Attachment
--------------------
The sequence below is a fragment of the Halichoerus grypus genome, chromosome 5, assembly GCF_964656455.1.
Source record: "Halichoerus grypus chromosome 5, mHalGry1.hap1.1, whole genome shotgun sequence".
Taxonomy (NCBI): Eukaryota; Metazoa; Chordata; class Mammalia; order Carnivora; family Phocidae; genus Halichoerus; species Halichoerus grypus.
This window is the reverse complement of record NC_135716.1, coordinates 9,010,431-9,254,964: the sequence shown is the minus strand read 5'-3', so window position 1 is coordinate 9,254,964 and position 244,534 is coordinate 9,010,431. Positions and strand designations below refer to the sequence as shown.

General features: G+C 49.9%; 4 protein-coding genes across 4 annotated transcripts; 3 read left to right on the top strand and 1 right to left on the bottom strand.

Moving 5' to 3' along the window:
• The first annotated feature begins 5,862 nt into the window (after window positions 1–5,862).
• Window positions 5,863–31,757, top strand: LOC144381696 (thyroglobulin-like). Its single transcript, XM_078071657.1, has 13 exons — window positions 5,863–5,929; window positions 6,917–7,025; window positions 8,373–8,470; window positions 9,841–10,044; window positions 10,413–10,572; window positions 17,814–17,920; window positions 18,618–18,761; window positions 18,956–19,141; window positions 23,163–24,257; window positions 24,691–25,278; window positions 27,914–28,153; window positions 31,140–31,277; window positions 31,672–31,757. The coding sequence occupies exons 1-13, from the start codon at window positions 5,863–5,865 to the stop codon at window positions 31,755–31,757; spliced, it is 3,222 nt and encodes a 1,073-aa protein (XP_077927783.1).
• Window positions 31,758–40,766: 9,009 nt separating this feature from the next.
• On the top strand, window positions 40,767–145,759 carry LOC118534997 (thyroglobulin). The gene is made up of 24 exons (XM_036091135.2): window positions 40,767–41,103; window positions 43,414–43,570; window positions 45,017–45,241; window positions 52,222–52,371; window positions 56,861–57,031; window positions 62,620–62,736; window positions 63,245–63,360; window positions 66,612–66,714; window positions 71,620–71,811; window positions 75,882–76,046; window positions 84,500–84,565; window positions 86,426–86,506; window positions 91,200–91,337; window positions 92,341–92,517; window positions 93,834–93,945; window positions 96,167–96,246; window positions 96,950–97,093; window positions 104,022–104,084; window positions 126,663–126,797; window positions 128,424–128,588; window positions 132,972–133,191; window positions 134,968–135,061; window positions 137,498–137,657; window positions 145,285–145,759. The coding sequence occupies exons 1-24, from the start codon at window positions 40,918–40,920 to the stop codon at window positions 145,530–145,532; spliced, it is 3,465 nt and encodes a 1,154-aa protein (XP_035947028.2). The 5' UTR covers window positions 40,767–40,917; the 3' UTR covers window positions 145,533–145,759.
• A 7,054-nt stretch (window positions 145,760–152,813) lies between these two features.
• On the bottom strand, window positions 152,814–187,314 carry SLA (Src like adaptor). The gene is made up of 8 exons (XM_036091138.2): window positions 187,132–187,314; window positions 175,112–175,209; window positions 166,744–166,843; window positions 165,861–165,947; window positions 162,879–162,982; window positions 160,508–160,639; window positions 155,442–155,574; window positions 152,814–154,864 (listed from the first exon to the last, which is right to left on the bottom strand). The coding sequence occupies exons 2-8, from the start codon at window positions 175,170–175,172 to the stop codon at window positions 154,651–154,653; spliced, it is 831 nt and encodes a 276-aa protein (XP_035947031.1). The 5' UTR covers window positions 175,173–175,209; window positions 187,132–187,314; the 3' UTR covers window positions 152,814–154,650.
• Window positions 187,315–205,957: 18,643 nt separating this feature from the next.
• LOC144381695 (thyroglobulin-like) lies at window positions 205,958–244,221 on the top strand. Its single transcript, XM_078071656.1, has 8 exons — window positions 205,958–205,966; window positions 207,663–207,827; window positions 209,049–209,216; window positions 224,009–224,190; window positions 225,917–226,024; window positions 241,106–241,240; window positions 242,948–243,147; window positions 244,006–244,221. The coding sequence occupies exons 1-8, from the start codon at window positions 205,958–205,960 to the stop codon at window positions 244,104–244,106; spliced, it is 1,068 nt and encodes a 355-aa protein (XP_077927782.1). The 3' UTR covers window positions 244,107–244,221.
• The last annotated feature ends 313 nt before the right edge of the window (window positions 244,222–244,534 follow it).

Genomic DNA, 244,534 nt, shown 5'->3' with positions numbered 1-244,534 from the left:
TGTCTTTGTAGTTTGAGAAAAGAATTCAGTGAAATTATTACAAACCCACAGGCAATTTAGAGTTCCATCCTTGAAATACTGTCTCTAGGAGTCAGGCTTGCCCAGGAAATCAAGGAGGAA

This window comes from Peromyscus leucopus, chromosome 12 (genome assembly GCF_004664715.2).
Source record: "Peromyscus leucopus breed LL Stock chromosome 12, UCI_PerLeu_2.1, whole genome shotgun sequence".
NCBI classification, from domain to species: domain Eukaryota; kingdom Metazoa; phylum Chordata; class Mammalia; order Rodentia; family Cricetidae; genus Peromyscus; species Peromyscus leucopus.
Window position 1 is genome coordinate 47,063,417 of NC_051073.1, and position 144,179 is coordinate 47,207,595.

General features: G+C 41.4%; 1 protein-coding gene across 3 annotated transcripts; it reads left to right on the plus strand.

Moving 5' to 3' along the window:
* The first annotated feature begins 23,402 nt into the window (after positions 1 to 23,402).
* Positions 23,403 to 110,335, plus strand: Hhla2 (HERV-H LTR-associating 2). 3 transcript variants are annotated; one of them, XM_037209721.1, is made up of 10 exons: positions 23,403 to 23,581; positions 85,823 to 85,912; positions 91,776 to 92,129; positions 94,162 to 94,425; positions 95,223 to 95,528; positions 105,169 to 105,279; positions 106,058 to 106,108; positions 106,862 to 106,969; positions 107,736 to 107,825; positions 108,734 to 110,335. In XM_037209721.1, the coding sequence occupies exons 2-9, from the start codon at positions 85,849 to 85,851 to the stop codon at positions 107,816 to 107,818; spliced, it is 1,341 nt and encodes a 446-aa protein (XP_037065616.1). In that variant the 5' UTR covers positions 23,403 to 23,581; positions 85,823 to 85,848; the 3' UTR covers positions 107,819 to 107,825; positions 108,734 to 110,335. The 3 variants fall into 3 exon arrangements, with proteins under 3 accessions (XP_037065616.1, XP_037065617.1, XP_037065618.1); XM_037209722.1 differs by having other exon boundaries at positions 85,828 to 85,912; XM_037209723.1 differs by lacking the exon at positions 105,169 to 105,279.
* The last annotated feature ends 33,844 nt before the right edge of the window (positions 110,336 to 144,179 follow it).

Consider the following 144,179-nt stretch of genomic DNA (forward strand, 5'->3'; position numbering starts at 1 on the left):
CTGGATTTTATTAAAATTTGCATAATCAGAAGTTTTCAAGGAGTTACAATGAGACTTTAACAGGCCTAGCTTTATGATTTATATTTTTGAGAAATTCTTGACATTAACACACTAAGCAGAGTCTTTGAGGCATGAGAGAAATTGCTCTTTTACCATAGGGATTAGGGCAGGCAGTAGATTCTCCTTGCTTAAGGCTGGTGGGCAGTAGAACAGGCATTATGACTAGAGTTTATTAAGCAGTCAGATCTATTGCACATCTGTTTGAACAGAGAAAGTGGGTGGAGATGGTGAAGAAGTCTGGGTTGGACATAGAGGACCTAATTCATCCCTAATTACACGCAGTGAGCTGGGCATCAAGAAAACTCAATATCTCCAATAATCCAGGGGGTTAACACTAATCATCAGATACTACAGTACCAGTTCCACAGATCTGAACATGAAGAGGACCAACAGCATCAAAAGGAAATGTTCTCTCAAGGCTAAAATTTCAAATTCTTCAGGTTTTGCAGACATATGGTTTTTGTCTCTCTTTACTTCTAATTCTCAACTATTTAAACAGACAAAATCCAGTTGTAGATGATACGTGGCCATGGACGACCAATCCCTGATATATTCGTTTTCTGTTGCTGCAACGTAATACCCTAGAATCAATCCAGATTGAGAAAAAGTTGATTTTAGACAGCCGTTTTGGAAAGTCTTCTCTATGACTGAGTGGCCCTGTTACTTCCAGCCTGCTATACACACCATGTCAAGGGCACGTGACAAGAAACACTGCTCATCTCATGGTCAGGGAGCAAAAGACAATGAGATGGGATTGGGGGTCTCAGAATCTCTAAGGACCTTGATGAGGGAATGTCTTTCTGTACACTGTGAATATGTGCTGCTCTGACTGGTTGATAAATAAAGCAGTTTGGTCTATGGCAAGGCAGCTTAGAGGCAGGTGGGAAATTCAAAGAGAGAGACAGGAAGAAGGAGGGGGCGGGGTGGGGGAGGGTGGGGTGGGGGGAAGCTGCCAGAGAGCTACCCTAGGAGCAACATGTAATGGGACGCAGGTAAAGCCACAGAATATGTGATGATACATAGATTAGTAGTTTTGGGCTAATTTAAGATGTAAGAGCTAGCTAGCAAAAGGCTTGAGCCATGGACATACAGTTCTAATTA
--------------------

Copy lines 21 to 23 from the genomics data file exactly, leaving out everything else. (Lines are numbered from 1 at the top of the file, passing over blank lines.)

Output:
Window position 1 is genome coordinate 47,063,417 of NC_051073.1, and position 144,179 is coordinate 47,207,595.

General features: G+C 41.4%; 1 protein-coding gene across 3 annotated transcripts; it reads left to right on the plus strand.

Moving 5' to 3' along the window: